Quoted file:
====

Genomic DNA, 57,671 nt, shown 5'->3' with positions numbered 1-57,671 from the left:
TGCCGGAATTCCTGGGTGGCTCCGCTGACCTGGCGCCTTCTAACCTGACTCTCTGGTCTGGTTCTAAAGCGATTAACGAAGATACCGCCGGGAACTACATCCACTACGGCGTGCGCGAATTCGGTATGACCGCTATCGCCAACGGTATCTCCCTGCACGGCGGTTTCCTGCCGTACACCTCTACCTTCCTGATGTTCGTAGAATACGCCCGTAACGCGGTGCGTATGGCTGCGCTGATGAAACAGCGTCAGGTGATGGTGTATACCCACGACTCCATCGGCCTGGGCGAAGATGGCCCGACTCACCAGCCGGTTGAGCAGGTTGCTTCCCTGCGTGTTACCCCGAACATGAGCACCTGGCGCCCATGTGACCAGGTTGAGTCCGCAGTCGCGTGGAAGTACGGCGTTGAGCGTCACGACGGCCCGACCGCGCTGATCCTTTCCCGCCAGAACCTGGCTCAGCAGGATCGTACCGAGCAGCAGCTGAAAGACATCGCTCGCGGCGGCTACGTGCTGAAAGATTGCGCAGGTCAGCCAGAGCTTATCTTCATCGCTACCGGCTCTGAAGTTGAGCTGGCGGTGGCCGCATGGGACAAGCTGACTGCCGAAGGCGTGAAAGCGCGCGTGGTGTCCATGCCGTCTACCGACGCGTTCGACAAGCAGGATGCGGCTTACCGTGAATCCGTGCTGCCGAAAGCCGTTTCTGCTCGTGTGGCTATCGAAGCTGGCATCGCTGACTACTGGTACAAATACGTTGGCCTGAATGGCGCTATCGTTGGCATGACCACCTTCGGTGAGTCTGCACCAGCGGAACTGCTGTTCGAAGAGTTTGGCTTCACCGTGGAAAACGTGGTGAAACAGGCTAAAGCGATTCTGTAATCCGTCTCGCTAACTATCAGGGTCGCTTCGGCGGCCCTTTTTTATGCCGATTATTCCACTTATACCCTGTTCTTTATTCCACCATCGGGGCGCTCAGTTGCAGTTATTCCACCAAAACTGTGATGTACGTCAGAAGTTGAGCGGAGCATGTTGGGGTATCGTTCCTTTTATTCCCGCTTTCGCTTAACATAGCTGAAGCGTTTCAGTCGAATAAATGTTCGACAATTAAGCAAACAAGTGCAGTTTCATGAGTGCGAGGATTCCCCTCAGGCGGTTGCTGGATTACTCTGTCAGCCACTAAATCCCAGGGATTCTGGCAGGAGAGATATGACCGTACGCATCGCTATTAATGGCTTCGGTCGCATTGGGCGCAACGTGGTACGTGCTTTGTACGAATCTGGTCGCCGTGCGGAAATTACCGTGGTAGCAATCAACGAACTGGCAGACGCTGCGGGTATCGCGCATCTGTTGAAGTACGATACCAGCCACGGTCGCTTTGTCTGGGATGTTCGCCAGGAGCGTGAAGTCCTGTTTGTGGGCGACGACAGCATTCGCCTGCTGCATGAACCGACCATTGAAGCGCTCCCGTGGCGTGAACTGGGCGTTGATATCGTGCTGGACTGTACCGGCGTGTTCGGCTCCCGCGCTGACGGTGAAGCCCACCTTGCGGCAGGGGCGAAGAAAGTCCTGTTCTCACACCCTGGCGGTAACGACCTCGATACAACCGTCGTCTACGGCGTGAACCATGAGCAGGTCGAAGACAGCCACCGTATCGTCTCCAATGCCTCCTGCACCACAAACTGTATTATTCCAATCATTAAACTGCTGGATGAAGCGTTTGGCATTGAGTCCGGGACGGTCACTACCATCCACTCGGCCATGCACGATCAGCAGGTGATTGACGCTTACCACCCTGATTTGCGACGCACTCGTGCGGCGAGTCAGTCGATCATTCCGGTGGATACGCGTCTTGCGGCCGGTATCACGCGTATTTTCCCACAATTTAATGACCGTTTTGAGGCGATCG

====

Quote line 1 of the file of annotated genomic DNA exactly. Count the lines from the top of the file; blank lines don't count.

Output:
Genomic DNA, 57,671 nt, shown 5'->3' with positions numbered 1-57,671 from the left: